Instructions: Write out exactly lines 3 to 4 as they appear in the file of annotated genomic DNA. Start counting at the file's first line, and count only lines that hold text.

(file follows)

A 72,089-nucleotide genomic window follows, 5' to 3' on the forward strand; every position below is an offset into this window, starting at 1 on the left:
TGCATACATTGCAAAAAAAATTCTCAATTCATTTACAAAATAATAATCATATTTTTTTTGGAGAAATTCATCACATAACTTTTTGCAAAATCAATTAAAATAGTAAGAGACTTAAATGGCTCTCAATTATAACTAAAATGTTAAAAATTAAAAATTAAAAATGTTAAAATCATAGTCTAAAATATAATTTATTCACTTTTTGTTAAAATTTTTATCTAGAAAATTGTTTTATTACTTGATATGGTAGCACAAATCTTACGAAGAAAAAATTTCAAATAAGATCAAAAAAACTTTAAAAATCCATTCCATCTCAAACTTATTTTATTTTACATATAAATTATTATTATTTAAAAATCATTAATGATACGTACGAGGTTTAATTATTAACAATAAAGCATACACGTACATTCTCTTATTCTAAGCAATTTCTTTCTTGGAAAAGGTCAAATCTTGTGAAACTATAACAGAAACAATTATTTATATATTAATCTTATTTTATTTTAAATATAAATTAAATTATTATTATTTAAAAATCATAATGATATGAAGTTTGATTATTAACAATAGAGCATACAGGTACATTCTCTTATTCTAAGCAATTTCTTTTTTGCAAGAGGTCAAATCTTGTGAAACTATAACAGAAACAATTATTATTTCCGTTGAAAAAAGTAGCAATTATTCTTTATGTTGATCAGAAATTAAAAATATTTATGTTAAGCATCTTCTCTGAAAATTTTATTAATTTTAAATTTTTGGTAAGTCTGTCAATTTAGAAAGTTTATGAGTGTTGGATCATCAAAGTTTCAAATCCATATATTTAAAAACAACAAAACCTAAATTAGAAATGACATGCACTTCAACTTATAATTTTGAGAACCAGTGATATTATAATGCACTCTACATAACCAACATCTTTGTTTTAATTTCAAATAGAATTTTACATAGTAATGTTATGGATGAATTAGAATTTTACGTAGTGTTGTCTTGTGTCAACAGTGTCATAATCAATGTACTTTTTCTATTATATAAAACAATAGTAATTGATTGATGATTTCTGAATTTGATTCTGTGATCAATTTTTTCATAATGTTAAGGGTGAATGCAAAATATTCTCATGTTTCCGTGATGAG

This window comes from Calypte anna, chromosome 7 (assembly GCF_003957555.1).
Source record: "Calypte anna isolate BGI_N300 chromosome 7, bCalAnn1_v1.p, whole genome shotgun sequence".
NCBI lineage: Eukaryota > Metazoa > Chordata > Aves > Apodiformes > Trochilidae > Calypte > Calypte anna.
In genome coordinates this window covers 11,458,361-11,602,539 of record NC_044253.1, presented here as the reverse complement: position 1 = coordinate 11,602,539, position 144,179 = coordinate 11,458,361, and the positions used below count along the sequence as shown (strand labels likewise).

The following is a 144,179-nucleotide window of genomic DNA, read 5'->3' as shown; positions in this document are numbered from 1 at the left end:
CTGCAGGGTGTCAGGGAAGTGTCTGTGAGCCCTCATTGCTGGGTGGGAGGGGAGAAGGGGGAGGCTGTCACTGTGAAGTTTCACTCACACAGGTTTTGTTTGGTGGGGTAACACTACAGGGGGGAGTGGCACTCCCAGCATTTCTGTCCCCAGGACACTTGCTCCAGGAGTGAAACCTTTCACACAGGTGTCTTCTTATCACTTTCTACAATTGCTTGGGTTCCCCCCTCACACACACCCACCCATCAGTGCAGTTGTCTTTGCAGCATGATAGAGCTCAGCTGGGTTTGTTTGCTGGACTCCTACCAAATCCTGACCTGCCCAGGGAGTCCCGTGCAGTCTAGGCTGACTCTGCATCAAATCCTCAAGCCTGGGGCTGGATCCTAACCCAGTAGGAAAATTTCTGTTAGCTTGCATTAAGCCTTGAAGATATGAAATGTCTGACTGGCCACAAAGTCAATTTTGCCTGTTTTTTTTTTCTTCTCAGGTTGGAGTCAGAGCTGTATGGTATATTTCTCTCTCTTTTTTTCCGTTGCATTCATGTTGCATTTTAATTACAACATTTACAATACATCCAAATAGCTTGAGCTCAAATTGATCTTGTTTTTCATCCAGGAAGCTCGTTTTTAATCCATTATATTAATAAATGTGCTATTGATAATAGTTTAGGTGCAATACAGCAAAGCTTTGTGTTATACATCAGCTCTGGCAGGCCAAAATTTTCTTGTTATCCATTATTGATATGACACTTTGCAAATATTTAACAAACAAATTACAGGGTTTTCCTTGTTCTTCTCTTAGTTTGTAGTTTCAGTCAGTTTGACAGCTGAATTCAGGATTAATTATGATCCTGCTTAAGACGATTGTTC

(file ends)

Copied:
This window comes from Calypte anna, chromosome 7 (assembly GCF_003957555.1).
Source record: "Calypte anna isolate BGI_N300 chromosome 7, bCalAnn1_v1.p, whole genome shotgun sequence".